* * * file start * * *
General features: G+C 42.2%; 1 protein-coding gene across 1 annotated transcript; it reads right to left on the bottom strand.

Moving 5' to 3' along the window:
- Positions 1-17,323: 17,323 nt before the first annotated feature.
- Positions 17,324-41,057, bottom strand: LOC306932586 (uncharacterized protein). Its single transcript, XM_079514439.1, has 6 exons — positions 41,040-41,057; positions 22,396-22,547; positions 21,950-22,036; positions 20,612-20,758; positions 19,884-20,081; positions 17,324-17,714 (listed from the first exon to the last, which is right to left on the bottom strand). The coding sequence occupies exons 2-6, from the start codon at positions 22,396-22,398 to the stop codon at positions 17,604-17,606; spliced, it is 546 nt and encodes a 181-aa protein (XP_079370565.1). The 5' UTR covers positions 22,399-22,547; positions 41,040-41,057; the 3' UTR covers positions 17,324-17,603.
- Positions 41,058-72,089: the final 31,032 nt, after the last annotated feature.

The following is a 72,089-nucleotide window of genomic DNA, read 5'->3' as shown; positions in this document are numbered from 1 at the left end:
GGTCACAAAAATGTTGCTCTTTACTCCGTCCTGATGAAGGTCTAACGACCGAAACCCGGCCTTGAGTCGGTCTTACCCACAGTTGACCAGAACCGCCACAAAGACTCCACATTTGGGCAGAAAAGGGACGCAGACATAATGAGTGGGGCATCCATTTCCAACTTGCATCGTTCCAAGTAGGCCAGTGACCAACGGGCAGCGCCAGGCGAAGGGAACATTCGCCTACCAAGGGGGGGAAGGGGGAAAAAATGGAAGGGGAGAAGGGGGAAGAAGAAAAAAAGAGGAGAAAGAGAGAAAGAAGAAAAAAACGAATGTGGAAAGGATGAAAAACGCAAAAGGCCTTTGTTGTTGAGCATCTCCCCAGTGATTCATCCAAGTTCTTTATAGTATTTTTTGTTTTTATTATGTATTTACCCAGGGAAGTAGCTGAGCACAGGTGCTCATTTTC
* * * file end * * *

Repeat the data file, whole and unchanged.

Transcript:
General features: G+C 42.2%; 1 protein-coding gene across 1 annotated transcript; it reads right to left on the bottom strand.

Moving 5' to 3' along the window:
- Positions 1-17,323: 17,323 nt before the first annotated feature.
- Positions 17,324-41,057, bottom strand: LOC306932586 (uncharacterized protein). Its single transcript, XM_079514439.1, has 6 exons — positions 41,040-41,057; positions 22,396-22,547; positions 21,950-22,036; positions 20,612-20,758; positions 19,884-20,081; positions 17,324-17,714 (listed from the first exon to the last, which is right to left on the bottom strand). The coding sequence occupies exons 2-6, from the start codon at positions 22,396-22,398 to the stop codon at positions 17,604-17,606; spliced, it is 546 nt and encodes a 181-aa protein (XP_079370565.1). The 5' UTR covers positions 22,399-22,547; positions 41,040-41,057; the 3' UTR covers positions 17,324-17,603.
- Positions 41,058-72,089: the final 31,032 nt, after the last annotated feature.

The following is a 72,089-nucleotide window of genomic DNA, read 5'->3' as shown; positions in this document are numbered from 1 at the left end:
GGTCACAAAAATGTTGCTCTTTACTCCGTCCTGATGAAGGTCTAACGACCGAAACCCGGCCTTGAGTCGGTCTTACCCACAGTTGACCAGAACCGCCACAAAGACTCCACATTTGGGCAGAAAAGGGACGCAGACATAATGAGTGGGGCATCCATTTCCAACTTGCATCGTTCCAAGTAGGCCAGTGACCAACGGGCAGCGCCAGGCGAAGGGAACATTCGCCTACCAAGGGGGGGAAGGGGGAAAAAATGGAAGGGGAGAAGGGGGAAGAAGAAAAAAAGAGGAGAAAGAGAGAAAGAAGAAAAAAACGAATGTGGAAAGGATGAAAAACGCAAAAGGCCTTTGTTGTTGAGCATCTCCCCAGTGATTCATCCAAGTTCTTTATAGTATTTTTTGTTTTTATTATGTATTTACCCAGGGAAGTAGCTGAGCACAGGTGCTCATTTTC